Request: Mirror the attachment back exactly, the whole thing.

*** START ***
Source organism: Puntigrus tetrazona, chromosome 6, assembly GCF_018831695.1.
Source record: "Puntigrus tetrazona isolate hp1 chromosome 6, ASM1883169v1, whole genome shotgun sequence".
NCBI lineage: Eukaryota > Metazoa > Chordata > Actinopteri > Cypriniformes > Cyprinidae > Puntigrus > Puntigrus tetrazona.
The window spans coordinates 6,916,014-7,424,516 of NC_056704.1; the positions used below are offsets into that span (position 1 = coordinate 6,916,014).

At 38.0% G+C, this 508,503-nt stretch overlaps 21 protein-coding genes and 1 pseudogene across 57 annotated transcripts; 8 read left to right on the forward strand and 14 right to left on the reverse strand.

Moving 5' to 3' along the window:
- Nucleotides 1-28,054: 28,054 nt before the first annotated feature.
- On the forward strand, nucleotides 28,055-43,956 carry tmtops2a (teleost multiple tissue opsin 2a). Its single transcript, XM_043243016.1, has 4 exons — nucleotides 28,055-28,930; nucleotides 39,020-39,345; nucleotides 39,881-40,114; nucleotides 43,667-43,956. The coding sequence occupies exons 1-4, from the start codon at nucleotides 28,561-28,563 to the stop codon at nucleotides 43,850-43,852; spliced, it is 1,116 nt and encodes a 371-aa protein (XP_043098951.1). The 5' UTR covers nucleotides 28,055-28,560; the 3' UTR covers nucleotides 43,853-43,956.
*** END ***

Source organism: Puntigrus tetrazona, chromosome 6, assembly GCF_018831695.1.
Source record: "Puntigrus tetrazona isolate hp1 chromosome 6, ASM1883169v1, whole genome shotgun sequence".
NCBI lineage: Eukaryota > Metazoa > Chordata > Actinopteri > Cypriniformes > Cyprinidae > Puntigrus > Puntigrus tetrazona.
The window spans coordinates 6,916,014-7,424,516 of NC_056704.1; the positions used below are offsets into that span (position 1 = coordinate 6,916,014).

At 38.0% G+C, this 508,503-nt stretch overlaps 21 protein-coding genes and 1 pseudogene across 57 annotated transcripts; 8 read left to right on the forward strand and 14 right to left on the reverse strand.

Moving 5' to 3' along the window:
- Nucleotides 1-28,054: 28,054 nt before the first annotated feature.
- On the forward strand, nucleotides 28,055-43,956 carry tmtops2a (teleost multiple tissue opsin 2a). Its single transcript, XM_043243016.1, has 4 exons — nucleotides 28,055-28,930; nucleotides 39,020-39,345; nucleotides 39,881-40,114; nucleotides 43,667-43,956. The coding sequence occupies exons 1-4, from the start codon at nucleotides 28,561-28,563 to the stop codon at nucleotides 43,850-43,852; spliced, it is 1,116 nt and encodes a 371-aa protein (XP_043098951.1). The 5' UTR covers nucleotides 28,055-28,560; the 3' UTR covers nucleotides 43,853-43,956.